There are four valves that control the flow of blood through the heart. These flap-like structures allow blood to flow in only one direction. The tricuspid and mitral valves, also known as the atrioventricular valves, separate the upper and lower chambers of the heart. The aortic and pulmonary valves, also known as the arterial valves, separate the ventricles from the main arteries. Oxygen-depleted blood returns from the body and drains into the right atrium via the superior and inferior vena cavas. The blood in the right atrium then passes through the tricuspid valve and enters the right ventricle.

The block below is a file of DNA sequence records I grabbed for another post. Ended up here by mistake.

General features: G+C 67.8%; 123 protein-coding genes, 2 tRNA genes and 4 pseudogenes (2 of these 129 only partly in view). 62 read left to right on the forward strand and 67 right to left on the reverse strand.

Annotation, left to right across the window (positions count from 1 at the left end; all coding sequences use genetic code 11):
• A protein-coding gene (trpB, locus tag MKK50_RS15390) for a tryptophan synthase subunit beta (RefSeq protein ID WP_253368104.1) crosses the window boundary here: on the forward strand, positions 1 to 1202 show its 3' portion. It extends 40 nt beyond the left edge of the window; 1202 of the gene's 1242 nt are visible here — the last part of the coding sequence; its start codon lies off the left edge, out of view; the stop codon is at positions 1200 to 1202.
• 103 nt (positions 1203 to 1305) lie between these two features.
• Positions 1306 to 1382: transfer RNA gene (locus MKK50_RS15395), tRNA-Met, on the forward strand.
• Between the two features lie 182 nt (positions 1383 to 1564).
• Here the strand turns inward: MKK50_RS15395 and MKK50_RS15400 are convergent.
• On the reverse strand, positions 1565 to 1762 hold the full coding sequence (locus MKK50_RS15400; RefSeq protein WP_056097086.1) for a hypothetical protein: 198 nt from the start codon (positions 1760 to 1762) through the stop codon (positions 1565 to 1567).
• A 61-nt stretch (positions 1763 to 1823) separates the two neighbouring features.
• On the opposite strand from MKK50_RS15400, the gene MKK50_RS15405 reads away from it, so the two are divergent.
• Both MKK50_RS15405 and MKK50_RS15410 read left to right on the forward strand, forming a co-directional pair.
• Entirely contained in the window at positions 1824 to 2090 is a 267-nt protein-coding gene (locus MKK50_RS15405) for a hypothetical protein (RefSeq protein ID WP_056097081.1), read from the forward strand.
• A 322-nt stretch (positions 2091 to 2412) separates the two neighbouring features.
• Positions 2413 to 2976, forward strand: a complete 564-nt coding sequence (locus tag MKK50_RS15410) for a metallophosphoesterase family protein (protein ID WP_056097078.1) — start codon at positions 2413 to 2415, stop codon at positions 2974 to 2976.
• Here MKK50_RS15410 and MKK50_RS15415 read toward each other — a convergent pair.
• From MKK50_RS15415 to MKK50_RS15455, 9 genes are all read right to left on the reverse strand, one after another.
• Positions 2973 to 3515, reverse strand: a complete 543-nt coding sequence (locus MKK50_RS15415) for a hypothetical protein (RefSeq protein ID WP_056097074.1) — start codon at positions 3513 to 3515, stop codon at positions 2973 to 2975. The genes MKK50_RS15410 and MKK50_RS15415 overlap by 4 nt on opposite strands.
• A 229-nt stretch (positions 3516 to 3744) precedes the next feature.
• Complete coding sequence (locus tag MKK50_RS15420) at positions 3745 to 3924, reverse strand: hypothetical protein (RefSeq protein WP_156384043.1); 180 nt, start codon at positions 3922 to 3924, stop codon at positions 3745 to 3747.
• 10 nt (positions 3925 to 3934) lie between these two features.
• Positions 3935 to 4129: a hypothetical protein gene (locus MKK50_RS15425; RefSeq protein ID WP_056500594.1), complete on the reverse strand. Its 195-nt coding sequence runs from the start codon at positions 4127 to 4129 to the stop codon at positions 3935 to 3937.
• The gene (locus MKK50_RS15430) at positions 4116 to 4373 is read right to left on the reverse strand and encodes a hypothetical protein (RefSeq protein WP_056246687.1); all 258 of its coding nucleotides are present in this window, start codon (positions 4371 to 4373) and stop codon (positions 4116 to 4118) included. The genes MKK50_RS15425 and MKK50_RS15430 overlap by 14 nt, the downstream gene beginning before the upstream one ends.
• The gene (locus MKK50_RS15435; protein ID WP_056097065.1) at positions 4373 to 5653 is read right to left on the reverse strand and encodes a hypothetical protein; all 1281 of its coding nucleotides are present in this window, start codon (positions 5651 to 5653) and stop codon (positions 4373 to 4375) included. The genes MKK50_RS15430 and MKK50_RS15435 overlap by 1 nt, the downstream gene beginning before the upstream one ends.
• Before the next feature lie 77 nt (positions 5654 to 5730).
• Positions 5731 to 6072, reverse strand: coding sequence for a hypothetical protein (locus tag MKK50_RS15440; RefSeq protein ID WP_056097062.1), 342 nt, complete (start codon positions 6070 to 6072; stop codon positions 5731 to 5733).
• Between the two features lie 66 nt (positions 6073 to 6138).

Next, the blood passes through the pulmonary valve, enters the pulmonary artery, and travels to the lungs where it is replenished with oxygen. The oxygen-rich blood returns to the heart via the pulmonary veins, draining into the left atrium. The blood in the left atrium passes through the bicuspid, or mitral, valve and enters the left ventricle.
Finally, the oxygen-rich blood flows through the aortic valve into the aorta and out to the rest of the body.
From Nemours' KidsHealth
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An arrhythmia is an abnormal heart rhythm usually caused by an electrical "short circuit" in the heart. The heart normally beats in a consistent pattern, but an arrhythmia can make it beat too slowly, too quickly, or irregularly. This can cause the heart muscle's pumping function to work erratically, which can lead to a variety of symptoms, including fatigue, dizziness, and chest pain.
What Causes Arrhythmias?